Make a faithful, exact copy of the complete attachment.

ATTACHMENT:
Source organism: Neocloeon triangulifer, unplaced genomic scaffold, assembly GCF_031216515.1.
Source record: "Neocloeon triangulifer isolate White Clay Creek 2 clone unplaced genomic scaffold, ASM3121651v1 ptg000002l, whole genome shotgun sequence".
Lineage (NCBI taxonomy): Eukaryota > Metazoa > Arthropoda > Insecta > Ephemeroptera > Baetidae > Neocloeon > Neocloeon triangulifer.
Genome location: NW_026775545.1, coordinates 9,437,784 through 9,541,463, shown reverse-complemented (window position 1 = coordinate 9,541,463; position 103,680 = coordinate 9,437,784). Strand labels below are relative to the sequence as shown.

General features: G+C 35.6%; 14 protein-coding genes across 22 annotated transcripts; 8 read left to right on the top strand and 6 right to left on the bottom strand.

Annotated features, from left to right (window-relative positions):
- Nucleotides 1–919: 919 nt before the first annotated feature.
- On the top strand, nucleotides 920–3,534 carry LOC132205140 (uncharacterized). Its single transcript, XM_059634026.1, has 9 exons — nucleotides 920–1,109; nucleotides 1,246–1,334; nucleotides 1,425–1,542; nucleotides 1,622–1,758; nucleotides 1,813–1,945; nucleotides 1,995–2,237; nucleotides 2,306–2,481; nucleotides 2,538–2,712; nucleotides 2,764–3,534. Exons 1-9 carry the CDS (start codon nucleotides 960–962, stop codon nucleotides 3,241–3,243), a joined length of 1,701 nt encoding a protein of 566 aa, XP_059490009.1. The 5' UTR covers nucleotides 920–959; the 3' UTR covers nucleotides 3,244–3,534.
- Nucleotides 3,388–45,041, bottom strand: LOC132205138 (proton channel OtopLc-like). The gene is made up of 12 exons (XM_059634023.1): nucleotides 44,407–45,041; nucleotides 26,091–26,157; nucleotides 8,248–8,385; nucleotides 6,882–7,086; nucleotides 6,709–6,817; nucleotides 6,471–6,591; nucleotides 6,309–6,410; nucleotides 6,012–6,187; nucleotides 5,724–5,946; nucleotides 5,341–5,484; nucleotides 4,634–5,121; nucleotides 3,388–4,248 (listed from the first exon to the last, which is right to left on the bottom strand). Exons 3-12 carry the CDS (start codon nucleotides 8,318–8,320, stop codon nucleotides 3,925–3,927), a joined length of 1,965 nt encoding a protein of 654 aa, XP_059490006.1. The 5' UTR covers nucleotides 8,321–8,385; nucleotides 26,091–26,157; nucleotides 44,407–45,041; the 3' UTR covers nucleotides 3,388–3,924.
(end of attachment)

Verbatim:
Source organism: Neocloeon triangulifer, unplaced genomic scaffold, assembly GCF_031216515.1.
Source record: "Neocloeon triangulifer isolate White Clay Creek 2 clone unplaced genomic scaffold, ASM3121651v1 ptg000002l, whole genome shotgun sequence".
Lineage (NCBI taxonomy): Eukaryota > Metazoa > Arthropoda > Insecta > Ephemeroptera > Baetidae > Neocloeon > Neocloeon triangulifer.
Genome location: NW_026775545.1, coordinates 9,437,784 through 9,541,463, shown reverse-complemented (window position 1 = coordinate 9,541,463; position 103,680 = coordinate 9,437,784). Strand labels below are relative to the sequence as shown.

General features: G+C 35.6%; 14 protein-coding genes across 22 annotated transcripts; 8 read left to right on the top strand and 6 right to left on the bottom strand.

Annotated features, from left to right (window-relative positions):
- Nucleotides 1–919: 919 nt before the first annotated feature.
- On the top strand, nucleotides 920–3,534 carry LOC132205140 (uncharacterized). Its single transcript, XM_059634026.1, has 9 exons — nucleotides 920–1,109; nucleotides 1,246–1,334; nucleotides 1,425–1,542; nucleotides 1,622–1,758; nucleotides 1,813–1,945; nucleotides 1,995–2,237; nucleotides 2,306–2,481; nucleotides 2,538–2,712; nucleotides 2,764–3,534. Exons 1-9 carry the CDS (start codon nucleotides 960–962, stop codon nucleotides 3,241–3,243), a joined length of 1,701 nt encoding a protein of 566 aa, XP_059490009.1. The 5' UTR covers nucleotides 920–959; the 3' UTR covers nucleotides 3,244–3,534.
- Nucleotides 3,388–45,041, bottom strand: LOC132205138 (proton channel OtopLc-like). The gene is made up of 12 exons (XM_059634023.1): nucleotides 44,407–45,041; nucleotides 26,091–26,157; nucleotides 8,248–8,385; nucleotides 6,882–7,086; nucleotides 6,709–6,817; nucleotides 6,471–6,591; nucleotides 6,309–6,410; nucleotides 6,012–6,187; nucleotides 5,724–5,946; nucleotides 5,341–5,484; nucleotides 4,634–5,121; nucleotides 3,388–4,248 (listed from the first exon to the last, which is right to left on the bottom strand). Exons 3-12 carry the CDS (start codon nucleotides 8,318–8,320, stop codon nucleotides 3,925–3,927), a joined length of 1,965 nt encoding a protein of 654 aa, XP_059490006.1. The 5' UTR covers nucleotides 8,321–8,385; nucleotides 26,091–26,157; nucleotides 44,407–45,041; the 3' UTR covers nucleotides 3,388–3,924.